Text: Susan Archer Weiss, “Chapter 05,” Home Life of Poe (1907), pp. 36-40


[page 36:]



That Poe was, both as boy and man, unusually susceptible to the influence of feminine charms has been the testimony of all who best knew him. “I never knew the time,” said Mr. Mackenzie, “that Edgar was not in love with some one.”

Nor was it unusual for me, when a girl, to meet with some comely matron who would laughingly admit that she had been “one of Edgar Poe’s sweethearts.” Neither did he confine his boyish gallantries to girls of his own age, but admired grown-up belles and young married ladies as well; though this was probably in a great measure owing to the playful petting with which they treated the handsome and chivalrous boy-lover.

But this was a trait which did not meet with the approval of Miss Jane Mackenzie, sister of the gentleman who adopted Rosalie Poe. This lady, noted for her elegant manners and accomplishments, [page 37:] kept a fashionable “Young Ladies’ Boarding-School,” patronized by the best families of the State; and many a brilliant belle and admired Virginia matron boasted of having received her education at “Miss Jane’s.” As I remember her, she was tall and stately, prim and precise, and was attired generally in black silk and elaborate cap and frizette, a very Lady-Prioress sort of a person. She had the reputation of being exceedingly “strict” in regard to the manners and conduct of her pupils, and was a contrast to the rest of her family, all of whom were remarkably genial.

When Edgar was about fifteen or sixteen he began to make trouble for Miss Jane. Repeatedly she would detect him in secret correspondence with some one of her fair pupils, supplemented on his part by offerings of candy and “original poetry,” his sister Rosalie being the medium of communication. The verses were sometimes compared by the fair recipients and found to be alike, with the exception of slight changes appropriate to each; a practice which he kept up in after years. He possessed some skill in drawing, and it was his habit to make pencil-sketches of his girl [page 38:] friends, with locks of their hair attached to the cards.

Poe himself has told of his boyish devotion to Mrs. Stanard, which made so deep an impression upon the mind and heart of the embryo poet. The story is well known of how he once accompanied little Robert Stanard home from school (to see his pet pigeons and rabbits), and how his heart was won by the gentle and gracious reception given him by the boy’s lovely mother, and the tenderness of tone and manner with which she talked to him; she knowing his pathetic history. In his heart a chord of feeling was stirred which had never before been touched; and thenceforth he regarded her with a passionate and reverential devotion such as we may imagine the religious devotee to feel for the Madonna. He calls this “the first pure and ideal love of his soul,” and possibly it may in time have been increased by the knowledge of the doom which hung above and overtook her at the last — the partial shrouding of the bright intellect, the effect of a hereditary taint. Indeed, it is probable that on this account Poe saw very little if anything of Mrs. Stanard in the two succeeding years, in which time she led a secluded life with her family, dying in April, 1824, at the age of [page 39:] thirty-one. But the impression had been made, and remained with him during his lifetime, forming the one solitary Ideal which pervaded nearly all his poems — the death of the young, lovely and beloved. This experience was probably the beginning of those occasional dreamy and melancholy moods about this time noticed by some of his companions. The living friend of his boyhood’s dream became the “lost Lenore” of his maturer years.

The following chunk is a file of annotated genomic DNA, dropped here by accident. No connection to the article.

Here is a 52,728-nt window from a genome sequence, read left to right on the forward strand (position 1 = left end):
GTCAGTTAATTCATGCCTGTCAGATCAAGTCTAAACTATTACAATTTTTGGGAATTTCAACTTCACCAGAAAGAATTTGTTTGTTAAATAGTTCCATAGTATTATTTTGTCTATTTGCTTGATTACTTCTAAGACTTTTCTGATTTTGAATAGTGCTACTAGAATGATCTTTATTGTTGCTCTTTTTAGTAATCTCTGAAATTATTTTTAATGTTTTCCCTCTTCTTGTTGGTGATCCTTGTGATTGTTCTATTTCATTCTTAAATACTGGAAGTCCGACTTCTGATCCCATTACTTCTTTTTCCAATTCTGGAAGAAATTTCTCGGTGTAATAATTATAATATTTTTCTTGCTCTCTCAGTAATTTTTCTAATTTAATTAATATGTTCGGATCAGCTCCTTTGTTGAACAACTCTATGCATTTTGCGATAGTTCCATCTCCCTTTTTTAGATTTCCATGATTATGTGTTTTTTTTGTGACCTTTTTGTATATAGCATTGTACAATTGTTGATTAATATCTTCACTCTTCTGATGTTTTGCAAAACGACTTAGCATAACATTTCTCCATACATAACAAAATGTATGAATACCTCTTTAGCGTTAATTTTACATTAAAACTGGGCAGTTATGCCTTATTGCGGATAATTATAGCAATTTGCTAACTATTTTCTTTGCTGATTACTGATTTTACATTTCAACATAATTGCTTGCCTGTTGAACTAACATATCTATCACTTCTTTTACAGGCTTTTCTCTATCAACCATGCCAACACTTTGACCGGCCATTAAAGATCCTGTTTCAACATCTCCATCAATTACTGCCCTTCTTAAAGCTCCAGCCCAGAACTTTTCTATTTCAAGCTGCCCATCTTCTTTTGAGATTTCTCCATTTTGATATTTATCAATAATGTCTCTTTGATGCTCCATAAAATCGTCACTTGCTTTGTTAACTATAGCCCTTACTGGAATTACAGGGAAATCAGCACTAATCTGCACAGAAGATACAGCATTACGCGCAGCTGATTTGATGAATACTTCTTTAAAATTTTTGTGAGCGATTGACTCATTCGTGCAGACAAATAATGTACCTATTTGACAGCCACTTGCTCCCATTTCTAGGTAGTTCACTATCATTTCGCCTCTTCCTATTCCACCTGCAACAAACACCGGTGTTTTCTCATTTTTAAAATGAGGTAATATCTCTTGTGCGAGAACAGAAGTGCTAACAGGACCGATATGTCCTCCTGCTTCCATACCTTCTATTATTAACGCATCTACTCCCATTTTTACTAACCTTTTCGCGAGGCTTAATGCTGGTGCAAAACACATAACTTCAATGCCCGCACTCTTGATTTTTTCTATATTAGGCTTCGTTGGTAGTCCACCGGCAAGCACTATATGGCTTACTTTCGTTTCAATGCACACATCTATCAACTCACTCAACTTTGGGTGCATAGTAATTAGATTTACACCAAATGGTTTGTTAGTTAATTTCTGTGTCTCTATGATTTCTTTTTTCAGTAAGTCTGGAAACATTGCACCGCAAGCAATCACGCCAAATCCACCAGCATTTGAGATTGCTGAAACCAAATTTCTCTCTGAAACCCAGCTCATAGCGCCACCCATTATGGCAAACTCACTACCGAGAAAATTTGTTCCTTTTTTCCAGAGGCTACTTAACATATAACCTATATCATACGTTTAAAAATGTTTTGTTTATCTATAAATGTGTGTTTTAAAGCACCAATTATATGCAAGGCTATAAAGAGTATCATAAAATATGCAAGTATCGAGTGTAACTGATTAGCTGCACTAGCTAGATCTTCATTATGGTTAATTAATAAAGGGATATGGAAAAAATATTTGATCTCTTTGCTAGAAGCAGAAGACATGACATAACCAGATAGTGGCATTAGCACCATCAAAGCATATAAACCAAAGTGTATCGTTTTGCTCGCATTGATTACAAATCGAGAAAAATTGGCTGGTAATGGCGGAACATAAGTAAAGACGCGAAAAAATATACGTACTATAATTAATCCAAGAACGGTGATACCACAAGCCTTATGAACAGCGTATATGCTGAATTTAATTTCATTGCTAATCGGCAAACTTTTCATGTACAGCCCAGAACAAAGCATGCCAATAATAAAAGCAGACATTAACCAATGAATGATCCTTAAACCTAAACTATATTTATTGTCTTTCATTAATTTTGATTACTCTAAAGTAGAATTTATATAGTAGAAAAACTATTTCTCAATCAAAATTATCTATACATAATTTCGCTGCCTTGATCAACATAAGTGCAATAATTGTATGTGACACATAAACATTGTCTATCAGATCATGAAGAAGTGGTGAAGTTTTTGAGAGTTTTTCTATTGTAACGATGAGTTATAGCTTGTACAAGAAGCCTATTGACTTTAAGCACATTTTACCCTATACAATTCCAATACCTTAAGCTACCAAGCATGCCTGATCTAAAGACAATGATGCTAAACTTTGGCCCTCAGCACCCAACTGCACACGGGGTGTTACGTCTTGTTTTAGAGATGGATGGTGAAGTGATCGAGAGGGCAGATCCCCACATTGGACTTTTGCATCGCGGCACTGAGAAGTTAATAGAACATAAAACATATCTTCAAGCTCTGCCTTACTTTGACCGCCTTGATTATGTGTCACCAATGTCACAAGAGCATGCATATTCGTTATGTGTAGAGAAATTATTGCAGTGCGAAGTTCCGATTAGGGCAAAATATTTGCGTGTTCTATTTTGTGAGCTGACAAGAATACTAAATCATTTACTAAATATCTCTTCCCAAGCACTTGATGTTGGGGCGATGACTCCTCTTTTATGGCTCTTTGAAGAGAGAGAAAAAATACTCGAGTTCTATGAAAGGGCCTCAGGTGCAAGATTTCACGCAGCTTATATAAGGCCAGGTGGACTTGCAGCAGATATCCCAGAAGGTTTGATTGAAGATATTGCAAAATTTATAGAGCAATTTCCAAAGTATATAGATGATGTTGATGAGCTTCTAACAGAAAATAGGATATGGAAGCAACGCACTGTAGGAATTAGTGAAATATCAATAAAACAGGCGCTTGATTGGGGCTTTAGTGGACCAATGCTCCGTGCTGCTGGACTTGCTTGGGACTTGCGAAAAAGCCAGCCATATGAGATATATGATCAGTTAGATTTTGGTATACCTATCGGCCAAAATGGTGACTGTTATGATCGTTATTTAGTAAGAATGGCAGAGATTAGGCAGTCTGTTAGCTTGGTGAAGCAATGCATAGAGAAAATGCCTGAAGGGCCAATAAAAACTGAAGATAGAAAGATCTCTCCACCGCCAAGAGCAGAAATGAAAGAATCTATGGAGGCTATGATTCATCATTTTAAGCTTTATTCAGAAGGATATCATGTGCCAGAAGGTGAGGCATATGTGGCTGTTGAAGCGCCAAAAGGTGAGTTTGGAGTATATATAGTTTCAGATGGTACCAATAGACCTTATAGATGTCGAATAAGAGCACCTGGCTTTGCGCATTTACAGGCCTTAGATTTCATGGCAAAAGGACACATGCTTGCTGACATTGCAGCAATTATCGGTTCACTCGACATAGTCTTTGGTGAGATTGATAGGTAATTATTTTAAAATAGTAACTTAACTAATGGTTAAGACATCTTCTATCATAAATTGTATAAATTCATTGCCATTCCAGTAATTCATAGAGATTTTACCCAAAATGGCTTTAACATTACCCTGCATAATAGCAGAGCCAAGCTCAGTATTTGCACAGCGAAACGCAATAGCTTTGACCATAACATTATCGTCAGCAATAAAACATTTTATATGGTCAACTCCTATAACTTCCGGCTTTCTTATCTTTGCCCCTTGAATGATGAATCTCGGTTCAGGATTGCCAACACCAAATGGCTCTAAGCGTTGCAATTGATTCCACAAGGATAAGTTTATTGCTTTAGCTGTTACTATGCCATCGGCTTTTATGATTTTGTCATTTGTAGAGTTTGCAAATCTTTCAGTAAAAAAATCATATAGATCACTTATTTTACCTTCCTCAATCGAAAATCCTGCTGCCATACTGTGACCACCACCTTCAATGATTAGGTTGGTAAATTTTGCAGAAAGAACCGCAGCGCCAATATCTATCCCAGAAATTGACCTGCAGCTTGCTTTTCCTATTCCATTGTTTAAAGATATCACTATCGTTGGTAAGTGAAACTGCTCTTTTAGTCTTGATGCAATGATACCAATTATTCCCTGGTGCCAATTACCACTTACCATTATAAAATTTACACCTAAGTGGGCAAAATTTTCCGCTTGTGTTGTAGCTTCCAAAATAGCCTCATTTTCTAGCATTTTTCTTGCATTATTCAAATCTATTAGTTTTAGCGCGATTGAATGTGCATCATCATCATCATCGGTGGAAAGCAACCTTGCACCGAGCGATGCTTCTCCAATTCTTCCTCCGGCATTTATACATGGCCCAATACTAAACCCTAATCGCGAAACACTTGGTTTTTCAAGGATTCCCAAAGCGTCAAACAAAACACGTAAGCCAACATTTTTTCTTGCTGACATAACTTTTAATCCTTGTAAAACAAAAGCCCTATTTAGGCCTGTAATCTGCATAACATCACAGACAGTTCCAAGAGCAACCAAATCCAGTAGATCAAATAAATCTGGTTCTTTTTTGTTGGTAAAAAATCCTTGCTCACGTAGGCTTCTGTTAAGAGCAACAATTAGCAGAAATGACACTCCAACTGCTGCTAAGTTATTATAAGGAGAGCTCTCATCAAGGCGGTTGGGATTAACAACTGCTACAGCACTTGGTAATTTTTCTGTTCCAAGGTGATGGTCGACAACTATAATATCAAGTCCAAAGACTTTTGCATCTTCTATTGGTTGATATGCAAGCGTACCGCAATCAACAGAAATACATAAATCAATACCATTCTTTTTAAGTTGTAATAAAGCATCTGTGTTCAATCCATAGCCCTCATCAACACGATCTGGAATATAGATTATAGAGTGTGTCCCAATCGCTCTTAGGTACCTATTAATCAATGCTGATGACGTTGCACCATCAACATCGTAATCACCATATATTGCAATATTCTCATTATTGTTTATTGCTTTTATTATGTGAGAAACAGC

But though Poe deeply felt the loss of this beloved friend, the story is not to be accepted that he was accustomed to go at night to the cemetery where she was buried “and there, prostrate on her grave, weep away the long hours of cold and darkness.” No one who knew Poe in his boyhood, with his horror of cemeteries, of darkness, and of being alone at night, would believe this story, first told by Poe himself to Mrs. Whitman, and by her poetic fancy further embellished. Besides this is the practical refutation afforded by the high brick wall and locked gates of the cemetery, with the strict discipline of the Allan home, which would have made such midnight excursions impossible.

Another account connected with Mrs. Stanard, and repeated by Poe’s biographers until [page 40:] it has become an article of faith with the public, is that the exquisite lines “To Helen” were inspired by and addressed to that lady. If written at ten years of age, as Poe asserts, it will be remembered that he was at this time at school in London, and it was not until two years after his return, and when he was thirteen years of age, that he ever saw Mrs. Stanard. He might have altered the lines to suit her — his “Psyche,” with the pale and “classic face” — and I recall that the “folded scroll” of the first version was afterward changed to “the agate lamp within thy hand,” as more appropriate to Psyche. Poe never made an alteration in his poems that was not an improvement.

Those who knew Mrs. Stanard describe her as slender and graceful, with regular delicate features, a complexion of marble pallor and dark, pensive eyes. A portrait of her which was in possession of her son, Judge Robert Stanard, represented her as a young girl wearing — perhaps in respect to her Scottish descent — a snood in her dark, curling hair.






[S:0 - HLFP, 1907] - Edgar Allan Poe Society of Baltimore - Bookshelf - Home Life of Poe (S. A. Weiss) (Chapter 05)